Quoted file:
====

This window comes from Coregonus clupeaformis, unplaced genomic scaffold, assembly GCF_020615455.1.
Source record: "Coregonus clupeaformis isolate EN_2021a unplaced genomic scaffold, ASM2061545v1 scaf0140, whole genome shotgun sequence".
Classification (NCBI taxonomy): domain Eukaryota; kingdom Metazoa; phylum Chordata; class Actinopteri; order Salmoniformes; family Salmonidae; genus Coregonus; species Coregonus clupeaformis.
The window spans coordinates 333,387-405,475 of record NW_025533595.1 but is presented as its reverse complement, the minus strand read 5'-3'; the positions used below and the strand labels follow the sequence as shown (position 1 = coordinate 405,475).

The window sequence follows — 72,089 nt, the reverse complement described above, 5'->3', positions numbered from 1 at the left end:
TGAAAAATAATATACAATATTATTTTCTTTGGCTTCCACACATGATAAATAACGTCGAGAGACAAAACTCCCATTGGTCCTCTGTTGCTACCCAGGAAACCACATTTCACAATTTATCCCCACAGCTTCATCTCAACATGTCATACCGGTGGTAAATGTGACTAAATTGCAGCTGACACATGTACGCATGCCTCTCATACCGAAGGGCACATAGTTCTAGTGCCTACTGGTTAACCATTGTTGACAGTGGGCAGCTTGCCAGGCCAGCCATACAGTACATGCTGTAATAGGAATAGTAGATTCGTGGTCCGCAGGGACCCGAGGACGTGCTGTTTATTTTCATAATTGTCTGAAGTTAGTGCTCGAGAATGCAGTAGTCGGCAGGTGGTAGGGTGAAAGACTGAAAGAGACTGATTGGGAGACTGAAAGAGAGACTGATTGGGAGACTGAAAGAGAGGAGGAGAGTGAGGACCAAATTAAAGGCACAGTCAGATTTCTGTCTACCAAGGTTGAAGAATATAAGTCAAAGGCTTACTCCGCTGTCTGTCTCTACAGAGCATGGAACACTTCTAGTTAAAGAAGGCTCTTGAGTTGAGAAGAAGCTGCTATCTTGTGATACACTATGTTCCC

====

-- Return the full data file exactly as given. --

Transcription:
This window comes from Coregonus clupeaformis, unplaced genomic scaffold, assembly GCF_020615455.1.
Source record: "Coregonus clupeaformis isolate EN_2021a unplaced genomic scaffold, ASM2061545v1 scaf0140, whole genome shotgun sequence".
Classification (NCBI taxonomy): domain Eukaryota; kingdom Metazoa; phylum Chordata; class Actinopteri; order Salmoniformes; family Salmonidae; genus Coregonus; species Coregonus clupeaformis.
The window spans coordinates 333,387-405,475 of record NW_025533595.1 but is presented as its reverse complement, the minus strand read 5'-3'; the positions used below and the strand labels follow the sequence as shown (position 1 = coordinate 405,475).

The window sequence follows — 72,089 nt, the reverse complement described above, 5'->3', positions numbered from 1 at the left end:
TGAAAAATAATATACAATATTATTTTCTTTGGCTTCCACACATGATAAATAACGTCGAGAGACAAAACTCCCATTGGTCCTCTGTTGCTACCCAGGAAACCACATTTCACAATTTATCCCCACAGCTTCATCTCAACATGTCATACCGGTGGTAAATGTGACTAAATTGCAGCTGACACATGTACGCATGCCTCTCATACCGAAGGGCACATAGTTCTAGTGCCTACTGGTTAACCATTGTTGACAGTGGGCAGCTTGCCAGGCCAGCCATACAGTACATGCTGTAATAGGAATAGTAGATTCGTGGTCCGCAGGGACCCGAGGACGTGCTGTTTATTTTCATAATTGTCTGAAGTTAGTGCTCGAGAATGCAGTAGTCGGCAGGTGGTAGGGTGAAAGACTGAAAGAGACTGATTGGGAGACTGAAAGAGAGACTGATTGGGAGACTGAAAGAGAGGAGGAGAGTGAGGACCAAATTAAAGGCACAGTCAGATTTCTGTCTACCAAGGTTGAAGAATATAAGTCAAAGGCTTACTCCGCTGTCTGTCTCTACAGAGCATGGAACACTTCTAGTTAAAGAAGGCTCTTGAGTTGAGAAGAAGCTGCTATCTTGTGATACACTATGTTCCC